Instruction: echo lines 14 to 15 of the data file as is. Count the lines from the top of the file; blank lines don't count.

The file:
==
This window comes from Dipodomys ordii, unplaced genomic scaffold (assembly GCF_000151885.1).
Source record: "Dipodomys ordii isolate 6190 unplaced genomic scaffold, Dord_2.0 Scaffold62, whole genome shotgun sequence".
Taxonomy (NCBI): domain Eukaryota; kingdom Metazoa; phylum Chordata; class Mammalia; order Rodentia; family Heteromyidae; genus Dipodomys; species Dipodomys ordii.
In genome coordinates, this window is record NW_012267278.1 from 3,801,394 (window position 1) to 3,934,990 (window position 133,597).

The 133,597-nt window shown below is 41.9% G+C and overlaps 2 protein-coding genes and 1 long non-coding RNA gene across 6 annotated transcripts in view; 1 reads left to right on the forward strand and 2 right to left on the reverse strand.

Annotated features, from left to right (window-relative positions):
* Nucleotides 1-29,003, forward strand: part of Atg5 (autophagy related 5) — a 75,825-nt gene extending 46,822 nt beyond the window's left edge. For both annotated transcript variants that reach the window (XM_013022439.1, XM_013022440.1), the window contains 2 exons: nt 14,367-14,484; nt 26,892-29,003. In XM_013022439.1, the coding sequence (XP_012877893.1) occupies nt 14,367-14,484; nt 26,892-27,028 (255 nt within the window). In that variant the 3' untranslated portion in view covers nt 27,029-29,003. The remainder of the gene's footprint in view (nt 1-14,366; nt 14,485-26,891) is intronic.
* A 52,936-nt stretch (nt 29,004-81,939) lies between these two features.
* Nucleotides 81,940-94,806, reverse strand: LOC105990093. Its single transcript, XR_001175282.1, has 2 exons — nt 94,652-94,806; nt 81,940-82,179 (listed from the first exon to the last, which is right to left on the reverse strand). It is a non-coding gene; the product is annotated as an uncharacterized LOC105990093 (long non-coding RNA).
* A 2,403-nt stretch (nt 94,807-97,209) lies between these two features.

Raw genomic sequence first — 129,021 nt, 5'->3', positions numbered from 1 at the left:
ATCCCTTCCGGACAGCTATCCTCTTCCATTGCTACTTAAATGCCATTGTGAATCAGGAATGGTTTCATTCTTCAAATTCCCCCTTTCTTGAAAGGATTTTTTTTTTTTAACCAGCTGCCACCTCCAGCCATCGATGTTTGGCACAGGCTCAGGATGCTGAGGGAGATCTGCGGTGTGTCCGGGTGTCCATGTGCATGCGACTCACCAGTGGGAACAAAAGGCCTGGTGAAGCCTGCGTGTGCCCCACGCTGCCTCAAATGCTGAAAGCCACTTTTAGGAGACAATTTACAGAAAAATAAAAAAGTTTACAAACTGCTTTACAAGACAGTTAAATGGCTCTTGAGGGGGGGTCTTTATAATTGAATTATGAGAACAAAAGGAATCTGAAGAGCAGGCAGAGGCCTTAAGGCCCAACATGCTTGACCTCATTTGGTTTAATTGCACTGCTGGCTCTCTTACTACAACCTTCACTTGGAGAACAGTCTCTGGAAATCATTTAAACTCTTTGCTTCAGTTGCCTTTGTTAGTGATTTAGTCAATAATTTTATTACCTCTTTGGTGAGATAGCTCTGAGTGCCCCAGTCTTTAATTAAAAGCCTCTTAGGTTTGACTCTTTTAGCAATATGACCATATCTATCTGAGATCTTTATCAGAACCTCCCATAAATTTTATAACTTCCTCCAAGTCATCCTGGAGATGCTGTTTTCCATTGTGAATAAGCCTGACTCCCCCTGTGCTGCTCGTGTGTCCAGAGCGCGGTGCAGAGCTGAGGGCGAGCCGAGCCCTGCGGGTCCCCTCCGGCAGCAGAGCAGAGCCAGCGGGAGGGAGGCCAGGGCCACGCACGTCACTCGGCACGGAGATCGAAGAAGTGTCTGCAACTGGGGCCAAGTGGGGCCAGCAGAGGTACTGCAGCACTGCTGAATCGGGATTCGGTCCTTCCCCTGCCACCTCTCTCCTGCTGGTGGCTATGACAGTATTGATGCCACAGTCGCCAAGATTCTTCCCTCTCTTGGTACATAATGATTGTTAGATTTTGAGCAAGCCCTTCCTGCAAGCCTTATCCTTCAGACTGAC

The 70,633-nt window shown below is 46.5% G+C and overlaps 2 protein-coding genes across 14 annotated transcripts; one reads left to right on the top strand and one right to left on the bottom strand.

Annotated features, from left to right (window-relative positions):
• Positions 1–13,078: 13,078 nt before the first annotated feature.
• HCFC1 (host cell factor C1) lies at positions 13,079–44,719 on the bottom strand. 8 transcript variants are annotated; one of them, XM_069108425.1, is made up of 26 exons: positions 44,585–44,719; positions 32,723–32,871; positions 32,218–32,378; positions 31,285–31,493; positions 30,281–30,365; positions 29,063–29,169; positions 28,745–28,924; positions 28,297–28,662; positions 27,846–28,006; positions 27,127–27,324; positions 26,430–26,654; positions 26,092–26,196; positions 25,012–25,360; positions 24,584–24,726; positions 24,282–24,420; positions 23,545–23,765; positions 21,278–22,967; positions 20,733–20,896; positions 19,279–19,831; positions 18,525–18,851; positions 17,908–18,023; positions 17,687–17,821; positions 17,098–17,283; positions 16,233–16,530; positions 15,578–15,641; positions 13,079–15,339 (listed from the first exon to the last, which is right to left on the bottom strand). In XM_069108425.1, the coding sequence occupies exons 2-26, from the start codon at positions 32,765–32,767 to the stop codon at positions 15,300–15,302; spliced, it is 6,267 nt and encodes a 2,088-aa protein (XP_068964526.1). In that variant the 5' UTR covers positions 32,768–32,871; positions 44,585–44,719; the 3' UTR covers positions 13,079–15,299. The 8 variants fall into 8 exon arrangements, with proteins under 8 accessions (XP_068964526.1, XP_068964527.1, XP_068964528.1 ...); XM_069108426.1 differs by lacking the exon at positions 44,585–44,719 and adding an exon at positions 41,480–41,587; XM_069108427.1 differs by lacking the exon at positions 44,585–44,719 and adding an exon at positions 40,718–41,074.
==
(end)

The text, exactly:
Annotated features, from left to right (window-relative positions):
• Positions 1–13,078: 13,078 nt before the first annotated feature.